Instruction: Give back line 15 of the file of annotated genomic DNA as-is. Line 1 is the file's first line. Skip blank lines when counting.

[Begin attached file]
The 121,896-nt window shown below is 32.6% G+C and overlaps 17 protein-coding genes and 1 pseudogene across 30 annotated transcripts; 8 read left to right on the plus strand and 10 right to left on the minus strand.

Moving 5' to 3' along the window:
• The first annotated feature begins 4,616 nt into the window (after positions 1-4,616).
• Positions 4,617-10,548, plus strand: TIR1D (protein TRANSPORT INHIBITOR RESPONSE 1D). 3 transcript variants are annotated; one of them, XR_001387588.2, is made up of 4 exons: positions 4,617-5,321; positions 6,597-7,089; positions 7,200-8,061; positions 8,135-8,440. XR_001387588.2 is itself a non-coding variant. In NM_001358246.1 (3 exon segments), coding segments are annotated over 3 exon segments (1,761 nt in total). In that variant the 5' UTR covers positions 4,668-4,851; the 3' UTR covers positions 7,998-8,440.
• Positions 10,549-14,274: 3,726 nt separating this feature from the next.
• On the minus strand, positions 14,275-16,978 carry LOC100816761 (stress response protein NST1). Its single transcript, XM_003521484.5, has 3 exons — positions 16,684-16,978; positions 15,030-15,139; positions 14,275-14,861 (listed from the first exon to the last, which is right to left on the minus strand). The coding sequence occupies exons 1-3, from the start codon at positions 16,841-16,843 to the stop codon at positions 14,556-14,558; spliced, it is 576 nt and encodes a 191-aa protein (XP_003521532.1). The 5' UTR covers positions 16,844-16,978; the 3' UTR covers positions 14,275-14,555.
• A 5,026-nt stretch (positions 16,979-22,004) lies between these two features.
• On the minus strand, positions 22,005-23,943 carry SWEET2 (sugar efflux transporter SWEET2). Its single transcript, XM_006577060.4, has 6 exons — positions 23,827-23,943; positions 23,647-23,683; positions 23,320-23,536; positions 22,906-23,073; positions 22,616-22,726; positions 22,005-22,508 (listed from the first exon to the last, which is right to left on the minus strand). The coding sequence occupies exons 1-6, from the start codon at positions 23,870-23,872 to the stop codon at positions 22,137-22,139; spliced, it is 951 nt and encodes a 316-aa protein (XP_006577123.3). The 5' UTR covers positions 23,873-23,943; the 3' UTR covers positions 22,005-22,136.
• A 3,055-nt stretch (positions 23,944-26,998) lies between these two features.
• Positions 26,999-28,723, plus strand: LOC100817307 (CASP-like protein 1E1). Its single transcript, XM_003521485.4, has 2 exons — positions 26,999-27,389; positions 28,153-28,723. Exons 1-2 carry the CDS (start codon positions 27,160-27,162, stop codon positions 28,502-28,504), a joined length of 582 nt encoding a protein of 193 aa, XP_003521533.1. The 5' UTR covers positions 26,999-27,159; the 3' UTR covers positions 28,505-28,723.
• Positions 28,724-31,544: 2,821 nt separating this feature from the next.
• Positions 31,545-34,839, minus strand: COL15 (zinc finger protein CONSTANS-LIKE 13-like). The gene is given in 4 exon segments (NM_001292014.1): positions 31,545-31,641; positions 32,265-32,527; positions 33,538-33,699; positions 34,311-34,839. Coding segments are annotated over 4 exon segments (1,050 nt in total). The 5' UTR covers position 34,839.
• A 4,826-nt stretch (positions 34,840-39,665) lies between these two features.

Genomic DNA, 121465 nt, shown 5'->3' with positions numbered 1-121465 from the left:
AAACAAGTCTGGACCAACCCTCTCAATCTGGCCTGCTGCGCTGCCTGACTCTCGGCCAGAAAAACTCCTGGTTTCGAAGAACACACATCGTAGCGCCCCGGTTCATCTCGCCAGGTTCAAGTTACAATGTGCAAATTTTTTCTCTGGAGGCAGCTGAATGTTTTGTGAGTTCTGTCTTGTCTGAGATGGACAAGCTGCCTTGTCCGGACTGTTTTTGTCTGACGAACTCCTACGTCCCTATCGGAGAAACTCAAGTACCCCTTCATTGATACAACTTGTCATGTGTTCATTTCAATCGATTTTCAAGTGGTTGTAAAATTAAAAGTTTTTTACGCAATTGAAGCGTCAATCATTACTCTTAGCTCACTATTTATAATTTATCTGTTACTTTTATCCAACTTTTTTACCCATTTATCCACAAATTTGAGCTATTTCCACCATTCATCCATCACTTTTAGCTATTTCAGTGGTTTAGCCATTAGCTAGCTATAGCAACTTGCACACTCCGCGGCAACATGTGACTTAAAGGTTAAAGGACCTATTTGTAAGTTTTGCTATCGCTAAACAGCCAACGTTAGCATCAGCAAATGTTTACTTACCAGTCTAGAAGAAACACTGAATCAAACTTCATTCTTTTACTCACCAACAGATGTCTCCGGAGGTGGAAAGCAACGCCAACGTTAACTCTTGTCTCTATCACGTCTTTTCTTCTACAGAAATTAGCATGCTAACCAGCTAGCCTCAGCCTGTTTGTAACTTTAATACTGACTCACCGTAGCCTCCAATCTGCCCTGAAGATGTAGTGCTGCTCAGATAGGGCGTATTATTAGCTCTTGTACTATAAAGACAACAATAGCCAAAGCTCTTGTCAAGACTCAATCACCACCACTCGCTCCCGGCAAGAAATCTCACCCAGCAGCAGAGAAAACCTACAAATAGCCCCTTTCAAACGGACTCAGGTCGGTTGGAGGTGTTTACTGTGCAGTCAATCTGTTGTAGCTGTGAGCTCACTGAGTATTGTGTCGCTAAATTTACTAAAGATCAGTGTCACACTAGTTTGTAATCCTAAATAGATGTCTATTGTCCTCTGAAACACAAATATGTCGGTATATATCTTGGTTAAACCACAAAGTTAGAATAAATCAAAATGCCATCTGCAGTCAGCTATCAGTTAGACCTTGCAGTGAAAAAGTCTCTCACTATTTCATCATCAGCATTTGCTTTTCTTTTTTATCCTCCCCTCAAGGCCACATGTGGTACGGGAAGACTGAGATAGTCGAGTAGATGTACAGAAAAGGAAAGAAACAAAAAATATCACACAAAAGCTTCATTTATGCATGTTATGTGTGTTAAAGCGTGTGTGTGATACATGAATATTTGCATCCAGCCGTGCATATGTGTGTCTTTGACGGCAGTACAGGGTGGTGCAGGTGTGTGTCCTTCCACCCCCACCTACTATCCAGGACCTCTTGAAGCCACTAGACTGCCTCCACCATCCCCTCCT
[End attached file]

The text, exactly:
AAACAAGTCTGGACCAACCCTCTCAATCTGGCCTGCTGCGCTGCCTGACTCTCGGCCAGAAAAACTCCTGGTTTCGAAGAACACACATCGTAGCGCCCCGGTTCATCTCGCCAGGTTCAAGTTACAATGTGCAAATTTTTTCTCTGGAGGCAGCTGAATGTTTTGTGAGTTCTGTCTTGTCTGAGATGGACAAGCTGCCTTGTCCGGACTGTTTTTGTCTGACGAACTCCTACGTCCCTATCGGAGAAACTCAAGTACCCCTTCATTGATACAACTTGTCATGTGTTCATTTCAATCGATTTTCAAGTGGTTGTAAAATTAAAAGTTTTTTACGCAATTGAAGCGTCAATCATTACTCTTAGCTCACTATTTATAATTTATCTGTTACTTTTATCCAACTTTTTTACCCATTTATCCACAAATTTGAGCTATTTCCACCATTCATCCATCACTTTTAGCTATTTCAGTGGTTTAGCCATTAGCTAGCTATAGCAACTTGCACACTCCGCGGCAACATGTGACTTAAAGGTTAAAGGACCTATTTGTAAGTTTTGCTATCGCTAAACAGCCAACGTTAGCATCAGCAAATGTTTACTTACCAGTCTAGAAGAAACACTGAATCAAACTTCATTCTTTTACTCACCAACAGATGTCTCCGGAGGTGGAAAGCAACGCCAACGTTAACTCTTGTCTCTATCACGTCTTTTCTTCTACAGAAATTAGCATGCTAACCAGCTAGCCTCAGCCTGTTTGTAACTTTAATACTGACTCACCGTAGCCTCCAATCTGCCCTGAAGATGTAGTGCTGCTCAGATAGGGCGTATTATTAGCTCTTGTACTATAAAGACAACAATAGCCAAAGCTCTTGTCAAGACTCAATCACCACCACTCGCTCCCGGCAAGAAATCTCACCCAGCAGCAGAGAAAACCTACAAATAGCCCCTTTCAAACGGACTCAGGTCGGTTGGAGGTGTTTACTGTGCAGTCAATCTGTTGTAGCTGTGAGCTCACTGAGTATTGTGTCGCTAAATTTACTAAAGATCAGTGTCACACTAGTTTGTAATCCTAAATAGATGTCTATTGTCCTCTGAAACACAAATATGTCGGTATATATCTTGGTTAAACCACAAAGTTAGAATAAATCAAAATGCCATCTGCAGTCAGCTATCAGTTAGACCTTGCAGTGAAAAAGTCTCTCACTATTTCATCATCAGCATTTGCTTTTCTTTTTTATCCTCCCCTCAAGGCCACATGTGGTACGGGAAGACTGAGATAGTCGAGTAGATGTACAGAAAAGGAAAGAAACAAAAAATATCACACAAAAGCTTCATTTATGCATGTTATGTGTGTTAAAGCGTGTGTGTGATACATGAATATTTGCATCCAGCCGTGCATATGTGTGTCTTTGACGGCAGTACAGGGTGGTGCAGGTGTGTGTCCTTCCACCCCCACCTACTATCCAGGACCTCTTGAAGCCACTAGACTGCCTCCACCATCCCCTCCT